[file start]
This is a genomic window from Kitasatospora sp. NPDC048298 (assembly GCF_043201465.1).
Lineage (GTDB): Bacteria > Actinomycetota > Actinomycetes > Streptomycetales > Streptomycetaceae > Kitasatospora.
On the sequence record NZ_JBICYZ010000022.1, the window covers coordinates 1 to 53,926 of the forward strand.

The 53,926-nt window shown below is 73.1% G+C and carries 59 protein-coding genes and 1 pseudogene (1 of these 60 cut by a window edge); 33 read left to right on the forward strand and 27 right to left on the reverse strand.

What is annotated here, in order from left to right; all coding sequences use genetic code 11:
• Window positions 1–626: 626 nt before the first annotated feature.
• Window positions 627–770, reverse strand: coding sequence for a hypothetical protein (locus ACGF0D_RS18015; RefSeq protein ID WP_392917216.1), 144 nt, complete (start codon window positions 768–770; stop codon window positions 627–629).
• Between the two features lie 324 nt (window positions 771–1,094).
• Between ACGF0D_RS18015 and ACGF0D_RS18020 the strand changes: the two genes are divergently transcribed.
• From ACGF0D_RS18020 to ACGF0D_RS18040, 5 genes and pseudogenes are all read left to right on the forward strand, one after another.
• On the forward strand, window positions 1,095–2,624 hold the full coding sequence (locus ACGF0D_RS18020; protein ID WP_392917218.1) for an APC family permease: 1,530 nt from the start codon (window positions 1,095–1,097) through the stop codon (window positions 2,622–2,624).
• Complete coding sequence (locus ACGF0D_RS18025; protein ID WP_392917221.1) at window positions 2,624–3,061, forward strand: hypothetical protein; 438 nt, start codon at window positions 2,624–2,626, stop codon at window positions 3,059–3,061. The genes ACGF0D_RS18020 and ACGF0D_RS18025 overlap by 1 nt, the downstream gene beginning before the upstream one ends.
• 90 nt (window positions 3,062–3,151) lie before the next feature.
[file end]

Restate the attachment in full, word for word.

This is a genomic window from Kitasatospora sp. NPDC048298 (assembly GCF_043201465.1).
Lineage (GTDB): Bacteria > Actinomycetota > Actinomycetes > Streptomycetales > Streptomycetaceae > Kitasatospora.
On the sequence record NZ_JBICYZ010000022.1, the window covers coordinates 1 to 53,926 of the forward strand.

The 53,926-nt window shown below is 73.1% G+C and carries 59 protein-coding genes and 1 pseudogene (1 of these 60 cut by a window edge); 33 read left to right on the forward strand and 27 right to left on the reverse strand.

What is annotated here, in order from left to right; all coding sequences use genetic code 11:
• Window positions 1–626: 626 nt before the first annotated feature.
• Window positions 627–770, reverse strand: coding sequence for a hypothetical protein (locus ACGF0D_RS18015; RefSeq protein ID WP_392917216.1), 144 nt, complete (start codon window positions 768–770; stop codon window positions 627–629).
• Between the two features lie 324 nt (window positions 771–1,094).
• Between ACGF0D_RS18015 and ACGF0D_RS18020 the strand changes: the two genes are divergently transcribed.
• From ACGF0D_RS18020 to ACGF0D_RS18040, 5 genes and pseudogenes are all read left to right on the forward strand, one after another.
• On the forward strand, window positions 1,095–2,624 hold the full coding sequence (locus ACGF0D_RS18020; protein ID WP_392917218.1) for an APC family permease: 1,530 nt from the start codon (window positions 1,095–1,097) through the stop codon (window positions 2,622–2,624).
• Complete coding sequence (locus ACGF0D_RS18025; protein ID WP_392917221.1) at window positions 2,624–3,061, forward strand: hypothetical protein; 438 nt, start codon at window positions 2,624–2,626, stop codon at window positions 3,059–3,061. The genes ACGF0D_RS18020 and ACGF0D_RS18025 overlap by 1 nt, the downstream gene beginning before the upstream one ends.
• 90 nt (window positions 3,062–3,151) lie before the next feature.